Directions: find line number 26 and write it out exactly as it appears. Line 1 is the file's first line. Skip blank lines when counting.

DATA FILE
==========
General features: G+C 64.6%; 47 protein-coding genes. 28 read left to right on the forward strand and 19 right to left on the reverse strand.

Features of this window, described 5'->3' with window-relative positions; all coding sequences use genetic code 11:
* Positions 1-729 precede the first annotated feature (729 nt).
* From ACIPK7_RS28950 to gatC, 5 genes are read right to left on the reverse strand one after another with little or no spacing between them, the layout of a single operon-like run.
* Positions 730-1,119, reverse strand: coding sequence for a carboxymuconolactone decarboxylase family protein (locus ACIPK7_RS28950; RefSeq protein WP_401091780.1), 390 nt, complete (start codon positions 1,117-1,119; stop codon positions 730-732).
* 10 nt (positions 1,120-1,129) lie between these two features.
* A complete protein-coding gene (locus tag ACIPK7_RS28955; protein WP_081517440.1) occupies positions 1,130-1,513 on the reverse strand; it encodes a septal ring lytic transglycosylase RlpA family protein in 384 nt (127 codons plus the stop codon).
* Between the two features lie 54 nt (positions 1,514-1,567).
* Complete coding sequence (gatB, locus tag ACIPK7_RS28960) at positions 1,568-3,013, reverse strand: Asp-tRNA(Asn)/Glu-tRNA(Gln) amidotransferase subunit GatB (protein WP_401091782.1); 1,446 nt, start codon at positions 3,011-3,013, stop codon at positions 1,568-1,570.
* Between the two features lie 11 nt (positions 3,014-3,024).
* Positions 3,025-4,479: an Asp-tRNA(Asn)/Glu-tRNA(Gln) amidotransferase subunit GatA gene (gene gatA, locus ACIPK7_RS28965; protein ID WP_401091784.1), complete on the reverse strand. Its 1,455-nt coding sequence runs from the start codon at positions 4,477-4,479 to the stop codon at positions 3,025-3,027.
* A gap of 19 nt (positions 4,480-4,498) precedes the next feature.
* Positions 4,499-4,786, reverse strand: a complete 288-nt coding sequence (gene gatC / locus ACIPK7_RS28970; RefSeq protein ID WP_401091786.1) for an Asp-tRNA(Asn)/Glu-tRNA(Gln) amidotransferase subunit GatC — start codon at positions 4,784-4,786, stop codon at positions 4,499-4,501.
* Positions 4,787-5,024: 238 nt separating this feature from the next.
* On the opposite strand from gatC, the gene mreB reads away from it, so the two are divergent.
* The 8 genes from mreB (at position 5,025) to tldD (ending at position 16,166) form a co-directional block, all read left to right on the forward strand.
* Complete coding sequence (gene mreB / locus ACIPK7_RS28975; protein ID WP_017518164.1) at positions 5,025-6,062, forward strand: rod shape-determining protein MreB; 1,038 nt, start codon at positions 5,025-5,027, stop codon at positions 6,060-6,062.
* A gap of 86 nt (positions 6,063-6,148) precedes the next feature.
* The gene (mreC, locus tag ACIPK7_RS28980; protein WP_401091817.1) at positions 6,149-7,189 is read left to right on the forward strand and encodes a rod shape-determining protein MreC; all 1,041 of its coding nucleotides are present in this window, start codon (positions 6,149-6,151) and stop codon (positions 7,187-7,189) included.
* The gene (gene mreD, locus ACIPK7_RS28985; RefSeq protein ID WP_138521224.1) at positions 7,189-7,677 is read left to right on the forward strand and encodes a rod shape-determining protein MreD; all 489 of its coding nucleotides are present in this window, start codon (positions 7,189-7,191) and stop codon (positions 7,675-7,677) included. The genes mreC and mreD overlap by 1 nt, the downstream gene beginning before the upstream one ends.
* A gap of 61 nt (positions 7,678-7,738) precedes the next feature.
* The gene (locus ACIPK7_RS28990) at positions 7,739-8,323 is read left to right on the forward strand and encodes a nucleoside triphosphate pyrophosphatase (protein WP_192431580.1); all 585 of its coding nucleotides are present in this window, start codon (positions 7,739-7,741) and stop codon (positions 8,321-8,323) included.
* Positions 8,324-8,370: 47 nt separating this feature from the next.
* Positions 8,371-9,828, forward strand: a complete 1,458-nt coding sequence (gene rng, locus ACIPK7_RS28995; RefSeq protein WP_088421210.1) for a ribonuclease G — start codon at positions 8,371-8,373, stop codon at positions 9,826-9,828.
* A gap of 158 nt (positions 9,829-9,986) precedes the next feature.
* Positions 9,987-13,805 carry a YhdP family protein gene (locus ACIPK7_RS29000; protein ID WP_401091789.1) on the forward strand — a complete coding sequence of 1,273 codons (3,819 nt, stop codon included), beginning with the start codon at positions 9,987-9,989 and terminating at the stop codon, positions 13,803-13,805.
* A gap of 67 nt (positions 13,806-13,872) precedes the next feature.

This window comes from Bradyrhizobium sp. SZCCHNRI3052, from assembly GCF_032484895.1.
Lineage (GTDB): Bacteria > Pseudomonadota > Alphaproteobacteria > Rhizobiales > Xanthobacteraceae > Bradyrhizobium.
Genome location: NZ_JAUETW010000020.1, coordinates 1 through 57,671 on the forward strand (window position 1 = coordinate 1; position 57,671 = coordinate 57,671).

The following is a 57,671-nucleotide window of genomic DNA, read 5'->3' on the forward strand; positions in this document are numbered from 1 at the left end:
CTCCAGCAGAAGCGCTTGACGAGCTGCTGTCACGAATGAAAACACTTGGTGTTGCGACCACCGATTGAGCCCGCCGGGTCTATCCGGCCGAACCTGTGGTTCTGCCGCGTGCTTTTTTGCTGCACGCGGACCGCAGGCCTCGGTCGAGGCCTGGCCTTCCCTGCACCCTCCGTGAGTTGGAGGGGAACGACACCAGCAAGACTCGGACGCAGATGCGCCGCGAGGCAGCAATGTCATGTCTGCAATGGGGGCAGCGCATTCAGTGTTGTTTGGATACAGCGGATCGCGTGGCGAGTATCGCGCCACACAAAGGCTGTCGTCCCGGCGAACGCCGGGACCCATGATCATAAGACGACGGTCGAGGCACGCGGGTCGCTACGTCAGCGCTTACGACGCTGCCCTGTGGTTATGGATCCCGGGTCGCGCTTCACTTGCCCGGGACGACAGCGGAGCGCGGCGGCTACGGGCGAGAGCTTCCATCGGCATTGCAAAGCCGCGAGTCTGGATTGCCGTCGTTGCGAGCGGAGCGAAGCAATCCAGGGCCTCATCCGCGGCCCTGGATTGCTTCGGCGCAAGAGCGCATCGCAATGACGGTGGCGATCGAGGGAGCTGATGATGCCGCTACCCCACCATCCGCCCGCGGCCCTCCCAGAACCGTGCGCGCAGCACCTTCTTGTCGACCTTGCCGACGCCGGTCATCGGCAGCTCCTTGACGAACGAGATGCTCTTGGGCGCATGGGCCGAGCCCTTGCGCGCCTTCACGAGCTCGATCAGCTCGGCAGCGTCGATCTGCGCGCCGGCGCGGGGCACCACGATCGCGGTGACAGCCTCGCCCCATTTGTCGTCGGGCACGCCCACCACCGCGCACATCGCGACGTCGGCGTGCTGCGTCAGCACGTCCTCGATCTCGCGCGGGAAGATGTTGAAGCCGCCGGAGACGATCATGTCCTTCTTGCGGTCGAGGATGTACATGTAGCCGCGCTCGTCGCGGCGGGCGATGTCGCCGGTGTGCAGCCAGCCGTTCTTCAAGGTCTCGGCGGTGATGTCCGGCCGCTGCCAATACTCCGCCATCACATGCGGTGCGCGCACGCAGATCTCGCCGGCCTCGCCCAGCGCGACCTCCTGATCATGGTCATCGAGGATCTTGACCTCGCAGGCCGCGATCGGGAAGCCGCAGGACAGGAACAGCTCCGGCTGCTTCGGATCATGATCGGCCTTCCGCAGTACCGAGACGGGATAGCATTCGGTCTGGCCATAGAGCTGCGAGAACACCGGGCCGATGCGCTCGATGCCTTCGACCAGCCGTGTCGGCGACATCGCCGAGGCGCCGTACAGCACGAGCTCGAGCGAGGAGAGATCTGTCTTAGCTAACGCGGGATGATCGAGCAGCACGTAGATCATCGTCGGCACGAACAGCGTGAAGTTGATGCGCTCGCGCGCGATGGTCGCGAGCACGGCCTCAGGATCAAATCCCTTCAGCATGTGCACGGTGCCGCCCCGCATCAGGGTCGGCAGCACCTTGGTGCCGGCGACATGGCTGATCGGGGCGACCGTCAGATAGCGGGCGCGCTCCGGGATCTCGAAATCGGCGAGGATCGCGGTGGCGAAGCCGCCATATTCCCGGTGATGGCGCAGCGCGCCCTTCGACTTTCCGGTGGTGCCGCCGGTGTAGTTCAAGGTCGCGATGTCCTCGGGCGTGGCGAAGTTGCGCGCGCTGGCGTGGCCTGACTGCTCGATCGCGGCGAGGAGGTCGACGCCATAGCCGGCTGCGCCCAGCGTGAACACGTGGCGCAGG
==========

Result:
* Positions 9,987-13,805 carry a YhdP family protein gene (locus ACIPK7_RS29000; protein ID WP_401091789.1) on the forward strand — a complete coding sequence of 1,273 codons (3,819 nt, stop codon included), beginning with the start codon at positions 9,987-9,989 and terminating at the stop codon, positions 13,803-13,805.